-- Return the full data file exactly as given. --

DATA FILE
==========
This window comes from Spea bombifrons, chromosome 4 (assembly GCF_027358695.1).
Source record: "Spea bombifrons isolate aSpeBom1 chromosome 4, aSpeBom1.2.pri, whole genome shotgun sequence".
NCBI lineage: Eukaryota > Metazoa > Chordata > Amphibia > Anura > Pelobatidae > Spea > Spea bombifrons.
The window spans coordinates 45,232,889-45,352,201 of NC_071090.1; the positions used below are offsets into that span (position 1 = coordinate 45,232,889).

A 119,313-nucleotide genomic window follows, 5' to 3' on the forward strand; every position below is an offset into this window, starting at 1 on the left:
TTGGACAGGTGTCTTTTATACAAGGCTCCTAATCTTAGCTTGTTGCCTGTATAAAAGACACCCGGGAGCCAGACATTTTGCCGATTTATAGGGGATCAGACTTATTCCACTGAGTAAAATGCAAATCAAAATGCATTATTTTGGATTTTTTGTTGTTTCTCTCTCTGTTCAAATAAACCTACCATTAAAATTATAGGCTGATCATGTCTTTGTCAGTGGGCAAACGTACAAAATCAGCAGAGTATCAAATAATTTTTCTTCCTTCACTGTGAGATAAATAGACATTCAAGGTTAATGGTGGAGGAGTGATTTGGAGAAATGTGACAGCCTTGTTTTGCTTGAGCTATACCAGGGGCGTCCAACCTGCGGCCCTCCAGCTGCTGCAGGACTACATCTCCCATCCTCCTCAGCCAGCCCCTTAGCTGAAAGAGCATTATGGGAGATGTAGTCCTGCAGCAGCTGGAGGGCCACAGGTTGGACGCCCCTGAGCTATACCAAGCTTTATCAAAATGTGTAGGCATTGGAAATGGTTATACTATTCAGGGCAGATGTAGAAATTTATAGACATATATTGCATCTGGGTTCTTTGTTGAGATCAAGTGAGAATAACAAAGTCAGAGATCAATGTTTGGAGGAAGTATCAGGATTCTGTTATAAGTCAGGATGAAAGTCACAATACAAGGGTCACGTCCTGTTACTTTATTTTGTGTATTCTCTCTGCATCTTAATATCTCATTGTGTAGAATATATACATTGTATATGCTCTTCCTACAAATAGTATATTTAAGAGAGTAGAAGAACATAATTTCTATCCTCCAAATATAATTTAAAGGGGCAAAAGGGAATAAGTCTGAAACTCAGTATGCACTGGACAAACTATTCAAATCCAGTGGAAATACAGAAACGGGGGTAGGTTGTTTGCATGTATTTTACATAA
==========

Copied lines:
This window comes from Spea bombifrons, chromosome 4 (assembly GCF_027358695.1).
Source record: "Spea bombifrons isolate aSpeBom1 chromosome 4, aSpeBom1.2.pri, whole genome shotgun sequence".
NCBI lineage: Eukaryota > Metazoa > Chordata > Amphibia > Anura > Pelobatidae > Spea > Spea bombifrons.
The window spans coordinates 45,232,889-45,352,201 of NC_071090.1; the positions used below are offsets into that span (position 1 = coordinate 45,232,889).

A 119,313-nucleotide genomic window follows, 5' to 3' on the forward strand; every position below is an offset into this window, starting at 1 on the left:
TTGGACAGGTGTCTTTTATACAAGGCTCCTAATCTTAGCTTGTTGCCTGTATAAAAGACACCCGGGAGCCAGACATTTTGCCGATTTATAGGGGATCAGACTTATTCCACTGAGTAAAATGCAAATCAAAATGCATTATTTTGGATTTTTTGTTGTTTCTCTCTCTGTTCAAATAAACCTACCATTAAAATTATAGGCTGATCATGTCTTTGTCAGTGGGCAAACGTACAAAATCAGCAGAGTATCAAATAATTTTTCTTCCTTCACTGTGAGATAAATAGACATTCAAGGTTAATGGTGGAGGAGTGATTTGGAGAAATGTGACAGCCTTGTTTTGCTTGAGCTATACCAGGGGCGTCCAACCTGCGGCCCTCCAGCTGCTGCAGGACTACATCTCCCATCCTCCTCAGCCAGCCCCTTAGCTGAAAGAGCATTATGGGAGATGTAGTCCTGCAGCAGCTGGAGGGCCACAGGTTGGACGCCCCTGAGCTATACCAAGCTTTATCAAAATGTGTAGGCATTGGAAATGGTTATACTATTCAGGGCAGATGTAGAAATTTATAGACATATATTGCATCTGGGTTCTTTGTTGAGATCAAGTGAGAATAACAAAGTCAGAGATCAATGTTTGGAGGAAGTATCAGGATTCTGTTATAAGTCAGGATGAAAGTCACAATACAAGGGTCACGTCCTGTTACTTTATTTTGTGTATTCTCTCTGCATCTTAATATCTCATTGTGTAGAATATATACATTGTATATGCTCTTCCTACAAATAGTATATTTAAGAGAGTAGAAGAACATAATTTCTATCCTCCAAATATAATTTAAAGGGGCAAAAGGGAATAAGTCTGAAACTCAGTATGCACTGGACAAACTATTCAAATCCAGTGGAAATACAGAAACGGGGGTAGGTTGTTTGCATGTATTTTACATAA